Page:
In order to establish the charges against Zane and the correctional home it is important for Helen to:
- Establish her injuries
- Show the negligent activities of the correctional home.
The case already shows that Helen Happy had been affected by the strength of the inmate. The case in hand clearly shows that the actions of Zane were intentional and hence as per the Canadian Tort law Zane could be held guilty. He hit her with the intention of inuring her and using her vehicle to flee. She was deeply injured and also her vehicle was damaged which clearly due to the negligence was showed by the staffs to keep him free. In this case it is important to mention that police or correctional homes have duty of care towards the society which has been in this case breached. In this case the act of physical harm done by Zane on Helen could be considered as battery as he did bring offensive physical contact with the intention of injuring her and taking away her property (Zillman, Simmons & Gregory, 2015). Pretty unlike the case Malette vs Shulman (1990) 67 DLR (4th) 321where the defendant acted in good faith to restore the life of the plaintiff but still the plaintiff sued the defendant for battery (Hodgson, 2016). In this case it was clear that Zane was intentional in his actions just to run away from imprisonment but the correctional home was equally responsible for the injury to Helen which in this case could be considered as vicarious liability. Hence, in this case the defendant is Zane and the Correctional Home. Negligence could also be showed where there is no duty of care. Duty of care is a bona fide requirement in correctional homes and other administrative offices. In this case there was number of instances where duty was breached and for that damages have been done. In tort law duty is considered one of the important elements (Collins & McLeod-Kilmurray, 2014). Queen v. Cognos Inc.,  1 S.C.R. 87 shows that duty and breach of duty could be one of the key issues. In the above case the representative was held guilty of misrepresenting certain information. Hence, it is clear that breaching the responsibilities and duties could be harmful not only for the staffs but also for the common public (Conway, 2014).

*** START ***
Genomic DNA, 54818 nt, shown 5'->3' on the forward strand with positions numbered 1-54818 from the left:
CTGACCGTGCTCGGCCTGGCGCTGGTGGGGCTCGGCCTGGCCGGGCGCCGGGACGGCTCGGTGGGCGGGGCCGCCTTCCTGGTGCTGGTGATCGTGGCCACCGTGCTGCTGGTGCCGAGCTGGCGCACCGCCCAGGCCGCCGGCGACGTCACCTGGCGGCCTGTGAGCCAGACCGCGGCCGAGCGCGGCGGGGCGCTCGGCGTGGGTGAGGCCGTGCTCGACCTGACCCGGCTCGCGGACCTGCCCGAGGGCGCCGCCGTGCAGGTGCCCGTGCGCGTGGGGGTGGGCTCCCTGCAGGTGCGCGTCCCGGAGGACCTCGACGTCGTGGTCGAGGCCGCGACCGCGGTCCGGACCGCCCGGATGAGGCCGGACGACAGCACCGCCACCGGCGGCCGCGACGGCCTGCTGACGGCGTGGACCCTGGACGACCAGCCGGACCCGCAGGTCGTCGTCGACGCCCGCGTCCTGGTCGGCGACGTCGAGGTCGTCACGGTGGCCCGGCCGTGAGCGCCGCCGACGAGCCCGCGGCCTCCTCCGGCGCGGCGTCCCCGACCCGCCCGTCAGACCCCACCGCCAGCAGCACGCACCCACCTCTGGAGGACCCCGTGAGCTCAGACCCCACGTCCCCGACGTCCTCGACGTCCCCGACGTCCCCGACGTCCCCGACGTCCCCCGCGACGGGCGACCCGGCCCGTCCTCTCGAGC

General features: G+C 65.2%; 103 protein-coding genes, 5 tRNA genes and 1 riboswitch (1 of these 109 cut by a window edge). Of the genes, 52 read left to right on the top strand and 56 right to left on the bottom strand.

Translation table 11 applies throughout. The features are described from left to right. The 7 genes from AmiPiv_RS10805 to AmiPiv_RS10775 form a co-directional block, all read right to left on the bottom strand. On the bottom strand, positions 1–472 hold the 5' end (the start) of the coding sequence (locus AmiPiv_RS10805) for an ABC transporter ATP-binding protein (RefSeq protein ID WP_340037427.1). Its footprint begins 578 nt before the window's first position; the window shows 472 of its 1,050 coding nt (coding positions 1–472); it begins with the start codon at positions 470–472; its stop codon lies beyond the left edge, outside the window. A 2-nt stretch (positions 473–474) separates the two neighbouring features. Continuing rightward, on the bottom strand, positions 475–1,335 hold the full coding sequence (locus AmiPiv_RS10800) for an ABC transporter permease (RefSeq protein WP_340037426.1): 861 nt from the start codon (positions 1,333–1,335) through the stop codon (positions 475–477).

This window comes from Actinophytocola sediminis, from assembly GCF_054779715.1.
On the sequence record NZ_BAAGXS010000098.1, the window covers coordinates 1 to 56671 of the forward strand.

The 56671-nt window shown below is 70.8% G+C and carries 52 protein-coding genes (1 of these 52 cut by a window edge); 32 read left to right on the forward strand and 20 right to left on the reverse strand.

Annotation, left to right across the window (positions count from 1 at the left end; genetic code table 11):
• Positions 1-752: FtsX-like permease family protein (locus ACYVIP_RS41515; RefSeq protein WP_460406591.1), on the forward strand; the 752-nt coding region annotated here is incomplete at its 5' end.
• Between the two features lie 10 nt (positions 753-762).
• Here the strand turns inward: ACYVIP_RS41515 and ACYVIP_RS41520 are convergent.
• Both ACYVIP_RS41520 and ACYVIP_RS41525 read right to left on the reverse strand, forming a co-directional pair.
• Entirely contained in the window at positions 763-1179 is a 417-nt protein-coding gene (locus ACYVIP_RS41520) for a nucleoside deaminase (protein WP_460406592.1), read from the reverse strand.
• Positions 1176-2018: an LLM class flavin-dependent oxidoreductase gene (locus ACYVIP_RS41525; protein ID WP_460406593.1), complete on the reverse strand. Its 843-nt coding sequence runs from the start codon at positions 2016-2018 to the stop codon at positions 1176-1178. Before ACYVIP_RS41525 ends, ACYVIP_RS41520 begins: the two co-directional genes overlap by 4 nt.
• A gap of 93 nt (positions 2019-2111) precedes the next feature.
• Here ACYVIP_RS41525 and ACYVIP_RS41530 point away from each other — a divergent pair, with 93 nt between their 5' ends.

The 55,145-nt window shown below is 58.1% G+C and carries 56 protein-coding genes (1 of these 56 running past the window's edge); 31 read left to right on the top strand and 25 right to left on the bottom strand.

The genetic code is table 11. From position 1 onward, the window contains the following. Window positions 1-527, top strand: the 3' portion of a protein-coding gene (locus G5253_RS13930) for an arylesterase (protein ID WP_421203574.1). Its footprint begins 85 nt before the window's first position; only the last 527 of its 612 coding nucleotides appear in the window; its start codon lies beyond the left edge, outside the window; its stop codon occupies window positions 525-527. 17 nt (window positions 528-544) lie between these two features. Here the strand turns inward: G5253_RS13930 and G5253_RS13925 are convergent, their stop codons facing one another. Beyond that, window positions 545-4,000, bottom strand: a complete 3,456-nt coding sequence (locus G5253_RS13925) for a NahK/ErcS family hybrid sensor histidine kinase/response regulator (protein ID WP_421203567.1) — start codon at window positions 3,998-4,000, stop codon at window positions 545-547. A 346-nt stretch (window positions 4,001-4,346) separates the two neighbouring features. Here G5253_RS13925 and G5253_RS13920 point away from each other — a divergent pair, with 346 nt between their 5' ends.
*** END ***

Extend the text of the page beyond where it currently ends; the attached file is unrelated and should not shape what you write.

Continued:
Implementing facts to the case
- The charge or battery or physical assault is absolutely right against Zane as he wanted to inflict physical injuries and was eventually successful.
- The one man from the staffs who transported letters from Zane clearly breached the duty should be held for negligent actions.
- Hence, it could be said that Helen could sue Zane and Correctional home for the damages incurred.
The defendants in this case would be the correctional home and Zane and on the other hand the plaintiff would be affected people like Helen and Melvin who suffered physical injury and damage to property.
Is Maggie responsible for the damage done to Fran?
In order to determine the responsibility of Maggie in the damages done to Fran and her property one needs to consider:
- Whether the injuries and damage done to the property was due to Maggie and her chickens.